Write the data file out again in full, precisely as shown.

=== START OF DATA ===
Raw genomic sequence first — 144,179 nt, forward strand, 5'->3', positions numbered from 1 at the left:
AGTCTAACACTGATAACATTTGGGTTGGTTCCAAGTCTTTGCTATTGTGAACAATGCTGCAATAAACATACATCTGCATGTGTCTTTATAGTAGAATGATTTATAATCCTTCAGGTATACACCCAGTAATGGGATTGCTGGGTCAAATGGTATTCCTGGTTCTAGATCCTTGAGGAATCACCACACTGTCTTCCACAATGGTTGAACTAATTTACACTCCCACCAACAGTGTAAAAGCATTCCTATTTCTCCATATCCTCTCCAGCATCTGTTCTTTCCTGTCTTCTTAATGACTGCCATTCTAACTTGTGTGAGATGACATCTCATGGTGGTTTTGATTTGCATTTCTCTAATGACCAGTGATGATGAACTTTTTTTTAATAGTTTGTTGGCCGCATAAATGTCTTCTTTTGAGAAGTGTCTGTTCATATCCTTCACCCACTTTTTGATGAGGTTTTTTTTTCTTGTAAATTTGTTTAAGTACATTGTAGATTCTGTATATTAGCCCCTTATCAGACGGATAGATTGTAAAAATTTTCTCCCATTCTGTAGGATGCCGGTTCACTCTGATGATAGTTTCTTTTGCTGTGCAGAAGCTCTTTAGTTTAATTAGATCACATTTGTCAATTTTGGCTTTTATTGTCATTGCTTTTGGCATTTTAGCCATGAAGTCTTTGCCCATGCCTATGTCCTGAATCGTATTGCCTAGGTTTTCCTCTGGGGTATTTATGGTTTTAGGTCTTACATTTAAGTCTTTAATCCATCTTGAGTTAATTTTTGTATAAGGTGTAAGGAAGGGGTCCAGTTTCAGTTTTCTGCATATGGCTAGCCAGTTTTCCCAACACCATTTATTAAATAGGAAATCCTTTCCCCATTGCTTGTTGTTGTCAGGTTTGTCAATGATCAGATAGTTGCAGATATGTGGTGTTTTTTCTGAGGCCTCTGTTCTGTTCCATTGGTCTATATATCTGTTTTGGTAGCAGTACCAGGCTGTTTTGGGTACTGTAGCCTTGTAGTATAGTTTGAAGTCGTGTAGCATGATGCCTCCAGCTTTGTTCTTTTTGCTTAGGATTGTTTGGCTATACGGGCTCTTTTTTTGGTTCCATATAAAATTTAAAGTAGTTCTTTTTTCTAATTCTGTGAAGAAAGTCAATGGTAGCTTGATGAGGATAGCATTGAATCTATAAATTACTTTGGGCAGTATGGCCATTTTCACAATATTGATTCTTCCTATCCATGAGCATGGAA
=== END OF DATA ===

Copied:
Raw genomic sequence first — 144,179 nt, forward strand, 5'->3', positions numbered from 1 at the left:
AGTCTAACACTGATAACATTTGGGTTGGTTCCAAGTCTTTGCTATTGTGAACAATGCTGCAATAAACATACATCTGCATGTGTCTTTATAGTAGAATGATTTATAATCCTTCAGGTATACACCCAGTAATGGGATTGCTGGGTCAAATGGTATTCCTGGTTCTAGATCCTTGAGGAATCACCACACTGTCTTCCACAATGGTTGAACTAATTTACACTCCCACCAACAGTGTAAAAGCATTCCTATTTCTCCATATCCTCTCCAGCATCTGTTCTTTCCTGTCTTCTTAATGACTGCCATTCTAACTTGTGTGAGATGACATCTCATGGTGGTTTTGATTTGCATTTCTCTAATGACCAGTGATGATGAACTTTTTTTTAATAGTTTGTTGGCCGCATAAATGTCTTCTTTTGAGAAGTGTCTGTTCATATCCTTCACCCACTTTTTGATGAGGTTTTTTTTTCTTGTAAATTTGTTTAAGTACATTGTAGATTCTGTATATTAGCCCCTTATCAGACGGATAGATTGTAAAAATTTTCTCCCATTCTGTAGGATGCCGGTTCACTCTGATGATAGTTTCTTTTGCTGTGCAGAAGCTCTTTAGTTTAATTAGATCACATTTGTCAATTTTGGCTTTTATTGTCATTGCTTTTGGCATTTTAGCCATGAAGTCTTTGCCCATGCCTATGTCCTGAATCGTATTGCCTAGGTTTTCCTCTGGGGTATTTATGGTTTTAGGTCTTACATTTAAGTCTTTAATCCATCTTGAGTTAATTTTTGTATAAGGTGTAAGGAAGGGGTCCAGTTTCAGTTTTCTGCATATGGCTAGCCAGTTTTCCCAACACCATTTATTAAATAGGAAATCCTTTCCCCATTGCTTGTTGTTGTCAGGTTTGTCAATGATCAGATAGTTGCAGATATGTGGTGTTTTTTCTGAGGCCTCTGTTCTGTTCCATTGGTCTATATATCTGTTTTGGTAGCAGTACCAGGCTGTTTTGGGTACTGTAGCCTTGTAGTATAGTTTGAAGTCGTGTAGCATGATGCCTCCAGCTTTGTTCTTTTTGCTTAGGATTGTTTGGCTATACGGGCTCTTTTTTTGGTTCCATATAAAATTTAAAGTAGTTCTTTTTTCTAATTCTGTGAAGAAAGTCAATGGTAGCTTGATGAGGATAGCATTGAATCTATAAATTACTTTGGGCAGTATGGCCATTTTCACAATATTGATTCTTCCTATCCATGAGCATGGAA